• Pattern-chaser
    1.7k
    There are muslims who regard mockery of their religion to fall in category of hate speech and most of them allow criticism in an academic way, but many westerners regard mockery as also a part of criticism and in broader context, freedom of expression.Wittgenstein

    Americans, in particular, consider freedom of speech to be their freedom to insult. They believe they can say anything at all to anyone, without any kind of comeback or consequence. The man who can't endure it, and is provoked to violence? He must be punished. Even if someone just threatened to rape his 3yo son.

    There is nothing to recommend hate speech; it should not be permitted. :roll:
  • Terrapin Station
    11.7k
    There is nothing to recommend hate speech; it should not be permittedPattern-chaser

    Why would you say that it shouldn't be permitted?
  • Pattern-chaser
    1.7k
    Because hate speech has consequences, as everything does. But in the case of hate speech, all of the consequences are negative and undesirable. It should not be permitted because it has no positive benefits or attributes. It does only harm.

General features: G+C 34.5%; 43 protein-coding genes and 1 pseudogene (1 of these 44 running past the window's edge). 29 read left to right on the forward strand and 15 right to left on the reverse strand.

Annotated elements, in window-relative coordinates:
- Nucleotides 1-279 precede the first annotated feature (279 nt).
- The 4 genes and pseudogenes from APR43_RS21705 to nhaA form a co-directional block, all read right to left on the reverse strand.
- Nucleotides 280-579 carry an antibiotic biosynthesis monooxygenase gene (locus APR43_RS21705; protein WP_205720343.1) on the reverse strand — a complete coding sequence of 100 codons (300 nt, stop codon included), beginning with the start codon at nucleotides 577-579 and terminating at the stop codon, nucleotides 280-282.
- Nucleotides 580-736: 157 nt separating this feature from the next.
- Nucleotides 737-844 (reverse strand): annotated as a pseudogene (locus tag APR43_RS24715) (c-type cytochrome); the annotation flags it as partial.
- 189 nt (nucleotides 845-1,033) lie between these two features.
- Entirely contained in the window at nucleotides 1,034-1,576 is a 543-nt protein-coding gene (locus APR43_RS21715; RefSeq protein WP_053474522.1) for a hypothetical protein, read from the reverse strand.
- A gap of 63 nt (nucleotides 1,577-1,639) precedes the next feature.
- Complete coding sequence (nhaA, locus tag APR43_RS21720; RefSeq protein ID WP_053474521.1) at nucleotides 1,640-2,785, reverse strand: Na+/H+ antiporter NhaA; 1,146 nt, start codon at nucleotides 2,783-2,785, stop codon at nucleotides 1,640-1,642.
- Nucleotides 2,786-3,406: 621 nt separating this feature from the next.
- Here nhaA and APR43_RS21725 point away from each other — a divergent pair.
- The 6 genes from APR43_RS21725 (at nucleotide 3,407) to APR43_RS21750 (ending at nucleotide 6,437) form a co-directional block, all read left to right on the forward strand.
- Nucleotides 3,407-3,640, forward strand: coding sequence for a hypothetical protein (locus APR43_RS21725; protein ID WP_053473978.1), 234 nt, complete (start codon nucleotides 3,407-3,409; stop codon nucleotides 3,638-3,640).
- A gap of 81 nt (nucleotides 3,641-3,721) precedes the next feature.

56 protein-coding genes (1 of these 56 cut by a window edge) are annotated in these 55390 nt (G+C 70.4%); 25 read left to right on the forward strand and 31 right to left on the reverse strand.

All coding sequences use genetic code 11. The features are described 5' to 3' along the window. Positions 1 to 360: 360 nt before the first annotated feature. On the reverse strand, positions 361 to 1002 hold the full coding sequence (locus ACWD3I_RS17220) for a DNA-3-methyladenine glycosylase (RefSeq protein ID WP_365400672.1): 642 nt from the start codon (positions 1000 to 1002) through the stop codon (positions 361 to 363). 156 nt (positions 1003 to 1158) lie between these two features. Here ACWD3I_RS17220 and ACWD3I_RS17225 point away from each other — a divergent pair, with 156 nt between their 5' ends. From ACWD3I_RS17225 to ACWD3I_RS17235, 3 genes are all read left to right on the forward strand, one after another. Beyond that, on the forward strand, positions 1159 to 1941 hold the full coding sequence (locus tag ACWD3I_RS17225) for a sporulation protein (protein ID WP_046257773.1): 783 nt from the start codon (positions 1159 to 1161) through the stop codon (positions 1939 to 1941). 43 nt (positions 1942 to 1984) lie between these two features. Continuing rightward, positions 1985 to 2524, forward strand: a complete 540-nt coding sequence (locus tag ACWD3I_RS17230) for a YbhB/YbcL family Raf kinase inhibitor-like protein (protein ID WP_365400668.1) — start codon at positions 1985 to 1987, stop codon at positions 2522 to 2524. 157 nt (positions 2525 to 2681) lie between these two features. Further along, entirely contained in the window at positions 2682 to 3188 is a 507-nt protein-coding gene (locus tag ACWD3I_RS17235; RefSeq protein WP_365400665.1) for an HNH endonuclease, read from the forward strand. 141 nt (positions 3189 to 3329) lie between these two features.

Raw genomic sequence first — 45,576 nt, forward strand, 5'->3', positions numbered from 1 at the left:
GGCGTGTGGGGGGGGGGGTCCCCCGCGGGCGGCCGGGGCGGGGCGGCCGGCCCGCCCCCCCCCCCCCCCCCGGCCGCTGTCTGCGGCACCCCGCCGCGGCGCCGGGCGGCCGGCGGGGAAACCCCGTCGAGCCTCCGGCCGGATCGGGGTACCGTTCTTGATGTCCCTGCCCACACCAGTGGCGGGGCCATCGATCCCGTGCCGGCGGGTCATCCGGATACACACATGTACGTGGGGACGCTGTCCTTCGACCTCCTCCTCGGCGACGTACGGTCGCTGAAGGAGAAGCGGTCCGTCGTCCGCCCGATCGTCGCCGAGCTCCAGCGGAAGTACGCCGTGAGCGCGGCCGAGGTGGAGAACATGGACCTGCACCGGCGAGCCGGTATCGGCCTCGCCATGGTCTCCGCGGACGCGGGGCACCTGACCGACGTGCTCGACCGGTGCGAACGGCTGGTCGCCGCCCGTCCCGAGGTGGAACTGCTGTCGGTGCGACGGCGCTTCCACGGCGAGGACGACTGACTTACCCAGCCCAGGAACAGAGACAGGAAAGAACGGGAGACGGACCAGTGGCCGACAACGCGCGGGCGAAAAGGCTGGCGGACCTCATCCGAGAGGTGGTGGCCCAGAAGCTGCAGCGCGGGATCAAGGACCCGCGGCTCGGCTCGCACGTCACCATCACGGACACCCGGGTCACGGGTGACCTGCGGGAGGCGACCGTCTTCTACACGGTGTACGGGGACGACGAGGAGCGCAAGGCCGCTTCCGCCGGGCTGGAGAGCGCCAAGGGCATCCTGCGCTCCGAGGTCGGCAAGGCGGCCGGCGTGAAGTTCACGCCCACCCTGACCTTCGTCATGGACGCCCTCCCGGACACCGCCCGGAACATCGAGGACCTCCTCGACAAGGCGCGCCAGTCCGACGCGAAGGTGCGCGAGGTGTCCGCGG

• T Clark
    3.8k
    You are criticizing other countries for how they protect free speech, ( which includes banning hate speech) by
    specifying it is impossible to ban hate speech and
    enforce other forms of free speech.
    Wittgenstein

    No, I'm not. If I say "If you drop that rock on your sister's head, it will hurt her," it's not criticism, it's a statement of what I see as fact.
  • Pattern-chaser
    1.7k
    You are criticizing other countries for how they protect free speech, ( which includes banning hate speech) by
    specifying it is impossible to ban hate speech and
    enforce other forms of free speech.
    Wittgenstein

    I think it's just like this forum. We avoid ad hominem attacks, but otherwise speak (write) freely. That's all this is about: hate speech is an ad hominem attack, and carries no benefit of any sort. No-brainer? :chin:
  • Judaka
    366